44. Places
market restaurant hotel square store library stadium church museum beach park hospital post office bakery pharmacy il mercato il ristorante l'albergo la piazza il negozio la biblioteca il stadio la chiesa il museo la spiaggia il parco l'ospedale l'ufficio postale il panificio la farmacia

movie theater il cinema

45. Transportation
bus car train ship l'autobus la macchina il treno la nave

automobile l'automobile

airplane boat on foot

l'aeroplano la barca a piedi

motorcycle la motocicletta

Note: To say by bus, car, etc., use in and leave off the il, la, and l'.

46. To Want, to Be Able to, to Have to
volere-to want voglio vogliamo vuoi volete vuole vogliono potere-to be able to, can posso puoi può possiamo potete possono dovere-to have to, must devo (debbo) dobbiamo devi deve dovete devono (debbono)

47. Asking Questions
The easiest way to ask a question is to simply add a question mark to the end of the statement. You can also put the subject at the end of the sentence. Il ragazzo mangia la pizza becomes Mangia la pizza, il ragazzo? Or, if you're speaking to a Sardinian, you can put the verb at the end of the sentence. Parla francese? can become Francese parla? Does he/she speak French?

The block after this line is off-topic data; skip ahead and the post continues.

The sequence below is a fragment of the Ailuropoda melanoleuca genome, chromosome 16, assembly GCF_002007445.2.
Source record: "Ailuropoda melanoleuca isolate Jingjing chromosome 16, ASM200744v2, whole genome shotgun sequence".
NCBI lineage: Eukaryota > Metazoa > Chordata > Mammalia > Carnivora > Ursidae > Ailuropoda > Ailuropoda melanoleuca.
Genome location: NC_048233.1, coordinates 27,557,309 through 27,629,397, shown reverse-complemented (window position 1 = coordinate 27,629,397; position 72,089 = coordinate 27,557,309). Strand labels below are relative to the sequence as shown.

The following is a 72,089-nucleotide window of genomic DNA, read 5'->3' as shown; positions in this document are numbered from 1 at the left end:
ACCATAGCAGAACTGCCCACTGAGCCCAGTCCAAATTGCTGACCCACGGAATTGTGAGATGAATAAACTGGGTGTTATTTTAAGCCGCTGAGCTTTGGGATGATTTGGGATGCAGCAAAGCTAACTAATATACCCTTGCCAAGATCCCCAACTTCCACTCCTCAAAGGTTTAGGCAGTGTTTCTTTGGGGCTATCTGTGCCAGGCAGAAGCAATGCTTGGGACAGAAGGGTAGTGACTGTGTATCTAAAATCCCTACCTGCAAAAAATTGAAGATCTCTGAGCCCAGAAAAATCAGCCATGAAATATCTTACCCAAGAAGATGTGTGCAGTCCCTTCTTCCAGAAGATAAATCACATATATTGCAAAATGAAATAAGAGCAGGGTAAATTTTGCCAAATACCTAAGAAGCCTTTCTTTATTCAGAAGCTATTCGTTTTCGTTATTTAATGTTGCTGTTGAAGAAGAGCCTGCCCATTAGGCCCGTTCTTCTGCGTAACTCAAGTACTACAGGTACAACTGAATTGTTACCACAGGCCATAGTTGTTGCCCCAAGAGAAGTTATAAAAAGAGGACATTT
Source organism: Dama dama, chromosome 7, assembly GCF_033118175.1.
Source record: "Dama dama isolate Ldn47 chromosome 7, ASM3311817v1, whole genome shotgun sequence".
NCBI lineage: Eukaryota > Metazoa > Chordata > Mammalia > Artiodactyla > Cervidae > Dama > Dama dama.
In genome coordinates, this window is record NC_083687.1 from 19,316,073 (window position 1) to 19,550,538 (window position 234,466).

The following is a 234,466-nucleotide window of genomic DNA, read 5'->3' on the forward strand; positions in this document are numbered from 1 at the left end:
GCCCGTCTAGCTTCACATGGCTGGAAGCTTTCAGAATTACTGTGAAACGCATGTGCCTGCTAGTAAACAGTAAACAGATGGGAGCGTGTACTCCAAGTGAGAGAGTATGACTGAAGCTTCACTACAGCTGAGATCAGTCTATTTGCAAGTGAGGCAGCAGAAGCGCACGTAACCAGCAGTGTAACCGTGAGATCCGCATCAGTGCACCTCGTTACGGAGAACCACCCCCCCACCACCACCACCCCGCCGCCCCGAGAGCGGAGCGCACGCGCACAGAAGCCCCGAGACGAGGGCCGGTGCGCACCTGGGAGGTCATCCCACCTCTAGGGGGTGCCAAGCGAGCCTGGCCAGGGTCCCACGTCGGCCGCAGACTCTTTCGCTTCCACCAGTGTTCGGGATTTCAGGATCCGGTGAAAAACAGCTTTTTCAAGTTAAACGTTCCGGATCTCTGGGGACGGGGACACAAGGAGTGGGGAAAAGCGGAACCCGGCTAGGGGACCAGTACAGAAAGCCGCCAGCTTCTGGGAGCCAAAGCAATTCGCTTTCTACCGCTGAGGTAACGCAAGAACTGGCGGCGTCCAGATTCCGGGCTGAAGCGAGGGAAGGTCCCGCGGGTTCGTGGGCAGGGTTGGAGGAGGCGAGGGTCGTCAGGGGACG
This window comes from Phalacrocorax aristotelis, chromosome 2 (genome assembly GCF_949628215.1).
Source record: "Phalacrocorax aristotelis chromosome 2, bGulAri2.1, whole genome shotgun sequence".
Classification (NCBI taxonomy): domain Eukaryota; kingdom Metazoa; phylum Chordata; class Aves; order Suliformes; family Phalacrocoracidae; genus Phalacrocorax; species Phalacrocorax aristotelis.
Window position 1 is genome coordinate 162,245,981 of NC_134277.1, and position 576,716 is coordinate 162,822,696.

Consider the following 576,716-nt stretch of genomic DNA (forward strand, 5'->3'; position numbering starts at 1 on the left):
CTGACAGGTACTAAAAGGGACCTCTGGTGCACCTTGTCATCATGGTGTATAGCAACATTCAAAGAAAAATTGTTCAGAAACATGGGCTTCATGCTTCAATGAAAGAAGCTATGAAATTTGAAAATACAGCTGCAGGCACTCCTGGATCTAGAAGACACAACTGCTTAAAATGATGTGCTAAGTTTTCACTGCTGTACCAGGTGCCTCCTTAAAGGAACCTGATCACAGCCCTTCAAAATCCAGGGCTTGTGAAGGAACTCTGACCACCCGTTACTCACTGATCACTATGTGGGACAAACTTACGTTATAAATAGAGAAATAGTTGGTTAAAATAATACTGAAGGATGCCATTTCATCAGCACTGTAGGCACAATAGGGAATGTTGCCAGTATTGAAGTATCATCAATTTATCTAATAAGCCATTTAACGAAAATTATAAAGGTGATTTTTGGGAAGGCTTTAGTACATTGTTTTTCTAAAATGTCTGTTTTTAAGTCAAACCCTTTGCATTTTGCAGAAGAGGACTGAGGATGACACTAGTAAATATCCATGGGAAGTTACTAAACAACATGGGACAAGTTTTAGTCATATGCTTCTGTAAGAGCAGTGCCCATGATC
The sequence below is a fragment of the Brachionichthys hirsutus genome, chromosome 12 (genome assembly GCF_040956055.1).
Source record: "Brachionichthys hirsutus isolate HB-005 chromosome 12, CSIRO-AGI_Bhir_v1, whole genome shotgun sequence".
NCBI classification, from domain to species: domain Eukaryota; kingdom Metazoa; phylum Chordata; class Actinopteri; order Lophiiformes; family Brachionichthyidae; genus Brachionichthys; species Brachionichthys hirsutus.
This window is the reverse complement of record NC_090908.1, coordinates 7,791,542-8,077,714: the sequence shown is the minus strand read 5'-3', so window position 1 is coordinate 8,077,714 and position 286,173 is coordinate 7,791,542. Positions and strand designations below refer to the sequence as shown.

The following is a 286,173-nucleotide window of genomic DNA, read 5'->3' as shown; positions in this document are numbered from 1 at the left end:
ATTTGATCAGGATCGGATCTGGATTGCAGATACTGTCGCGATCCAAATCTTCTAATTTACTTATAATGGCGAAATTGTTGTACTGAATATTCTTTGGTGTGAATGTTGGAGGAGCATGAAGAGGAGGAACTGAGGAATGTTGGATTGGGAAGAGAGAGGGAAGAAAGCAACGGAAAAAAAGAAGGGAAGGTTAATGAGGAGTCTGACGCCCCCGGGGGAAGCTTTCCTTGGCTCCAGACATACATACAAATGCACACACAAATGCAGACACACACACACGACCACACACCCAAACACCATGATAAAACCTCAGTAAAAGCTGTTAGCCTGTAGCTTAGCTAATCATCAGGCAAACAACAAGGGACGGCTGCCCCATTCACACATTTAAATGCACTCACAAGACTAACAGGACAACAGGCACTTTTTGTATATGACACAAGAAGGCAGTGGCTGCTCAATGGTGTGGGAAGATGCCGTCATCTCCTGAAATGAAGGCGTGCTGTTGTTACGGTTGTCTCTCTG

48. House and Furniture
house roof kitchen room bathroom dining room terrace balcony table wall door chair telephone television window la casa il tetto la cucina la stanza il bagno la sala da pranzo la terrazza il balcone la tavola la parate/il muro la porta la sedia il telefono la televisione la finestra

sofa living room hallway garden bedroom bed closet bathtub sink staircase toilet refrigerator curtains clock bookshelf lamp armchair wastebasket mirror nightstand vase dresser rug

il divano il soggiorno il corridoio il giardino la camera il letto l'armadio la vasca da bagno l'acquiao la scala il bagno il frigorifero le tende l'orologio lo scaffale la lampada la poltrona il cestino lo specchio il comodino il vaso il cassettone lo scendiletto

bathroom sink il lavandino

49. Comparative and Superlative